6 months supply at 4000IU a day is 18.3mg, so a kilogram would cover 54,000 people for long enough to let the coronavirus spread to most of the population, by which time new D3 factories could be operational. To cover all the adults in the USA - say 324 million people - we would need 6 tonnes of D3 for 6 months. I doubt if such quantities exist in stock - except perhaps for less refined D3 made for animal feed. Even if it did, India and China need it for their own people.

    Boron is not officially recognised as a nutrient for humans, despite decades of research showing it reduces some ill-effects of low vitamin D and that (like vitamin D) it aids immune system regulation and reduces the overly-aggressive inflammatory response (cytokine storm) which is what kills COVID-19 patients. It has numerous other roles in bone health, wound healing etc.

    Boron is readily available as technical grade borax - and is sitting on supermarket shelves in the laundry department at about $10 a kilogram. Most people only get about 1mg boron in their diet. The replete level is somewhere between 6 and 12mg. 6mg a day, requires 50mg borax, in water solution.

    There are no randomised controlled trials concerning boron and COVID-19. We don’t need them since we desperately need to reduce the whole population’s proclivity to immune system dysregulation, and the level above which ill effects might occur is 20mg/day.

    6 months of 6mg boron a day requires 9 grams of borax. I think it is highly likely we can find this in supermarkets and warehouses in most Western nations. Borax is a naturally occurring salt of boron, sodium and oxygen. It is refined at the mine sites in California and Turkey.

    The neglect of the nutrients vitamin D, boron, omega 3 fatty acids, potassium and vitamin C has lead to a global chronic inflammatory disorder disaster, driving cancer, neurodegneration, bone weakness, arthritis, asthma, IBD, Crohn’s disease etc.

    There have long been very strong reasons for supplementing all these nutrients - but most people, doctors included, haven’t read the research or have been unreasonably resistant to the arguments for supplementation. COVID-19 makes D3 and/or boron supplementation much more urgent, because until we fix the nutritional deficiencies which render many people’s immune system both weak in its antiviral response, and destructive in its overly inflammatory response in the later stages of the disease, COVID-19 will kill millions of people.

    No antiviral drug can stop the virus spreading. A vaccine is probably a fantasy. We will need to adapt to this virus being part of life forever. The virus will spread, and can only be slowed by unsustainable lockdowns.

    Vitamin D3 is well known and would probably fix the problem - but it can’t be obtained in the quantities we need. Boron is readily available, and the laundry borax is probably just fine. My wife and I use it. Our 6kg cat’s feline tooth resorption resolved once we started him on 0.6mg boron from borax. However, labs should test common borax brands for purity before my proposal proceeds.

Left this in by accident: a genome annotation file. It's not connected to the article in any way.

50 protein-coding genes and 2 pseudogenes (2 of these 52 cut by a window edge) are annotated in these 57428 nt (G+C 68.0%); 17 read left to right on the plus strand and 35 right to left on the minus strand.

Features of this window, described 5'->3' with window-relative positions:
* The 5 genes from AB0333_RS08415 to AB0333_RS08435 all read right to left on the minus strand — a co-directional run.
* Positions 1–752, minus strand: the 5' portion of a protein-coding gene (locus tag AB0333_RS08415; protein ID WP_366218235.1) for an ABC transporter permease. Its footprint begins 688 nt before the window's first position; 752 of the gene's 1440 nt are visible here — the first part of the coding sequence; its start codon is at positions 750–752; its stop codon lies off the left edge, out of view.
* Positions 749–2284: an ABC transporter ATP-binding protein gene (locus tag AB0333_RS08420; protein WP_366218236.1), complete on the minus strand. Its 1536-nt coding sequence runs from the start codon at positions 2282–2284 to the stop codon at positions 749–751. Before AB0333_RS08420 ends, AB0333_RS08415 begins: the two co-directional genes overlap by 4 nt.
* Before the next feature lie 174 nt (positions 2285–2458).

Before all this can happen, most people and ideally most doctors will need to recognise that they have been wrong to think that humanity can get by with modern diets without supplements. We need supplements for our bodies to function properly. We wouldn’t tolerate contaminated fuel for our cars, AA batteries which were only 1.3 volts, or pet food which lacked all necessary nutrients.

    History will record that all this trouble - and most of the sepsis, chronic disease, Alzheimer’s, Parkinson’s etc. - results from inadequate nutrition. Hopefully we will fix this within months, rather than years. When we do, the benefits to humanity will be at least as profound as arose from another successful challenge to accepted assumptions, in which which some doctors spent decades resisting research which showed the the importance of hand-washing.

  6. Call me a skeptic, but I wish I had $100 for every supplement that has been touted as the “next game changer” for health, only to fall on the scrap heap of good ideas with no data.

    We do randomized controlled trials specifically to sort out promising mechanistic theory vs actual benefit. When I was training, it was practically considered malpractice to not have a post-menopausal women on hormone replacement therapy. After an adequately powered trial was finally completed, “Oh wait, scratch that, you may want to rethink HRT in post-menopausal women. It doesn’t improve cardiovascular outcomes like we just KNEW it would, and there is an increased risk of thromboembolic events”.

    Vitamin D levels are low in cardiac patients. There is a good mechanistic theory for raising Vitamin D levels to reduce cardiac risk. Well, a meta-analysis of 83,000 patients published last year revealed NO cardiac benefit to Vitamin D supplementation.

    Vitamin E: The CHAOS trial over 20 years ago had everyone in a dither that Vitamin E was going to be the next great thing for patients with coronary artery disease. As a resident, it became part of our discharge protocol for all patients admitted coronary events to go home on Vitamin E. 15 years and 6 randomized controlled trials later, the conclusion: Vitamin E supplementation has no benefit in CAD patients, and there is a non-statistical trend for harm (probably due to the fact that Vitamin E causes monocytes to increase expression of tissue factor).

    Vitamin B6 and B12 could be of benefit in lung cancer? Actually, no, supplementation raised the risk of lung cancer, particularly in male smokers. Ditto for Vitamin A supplementation.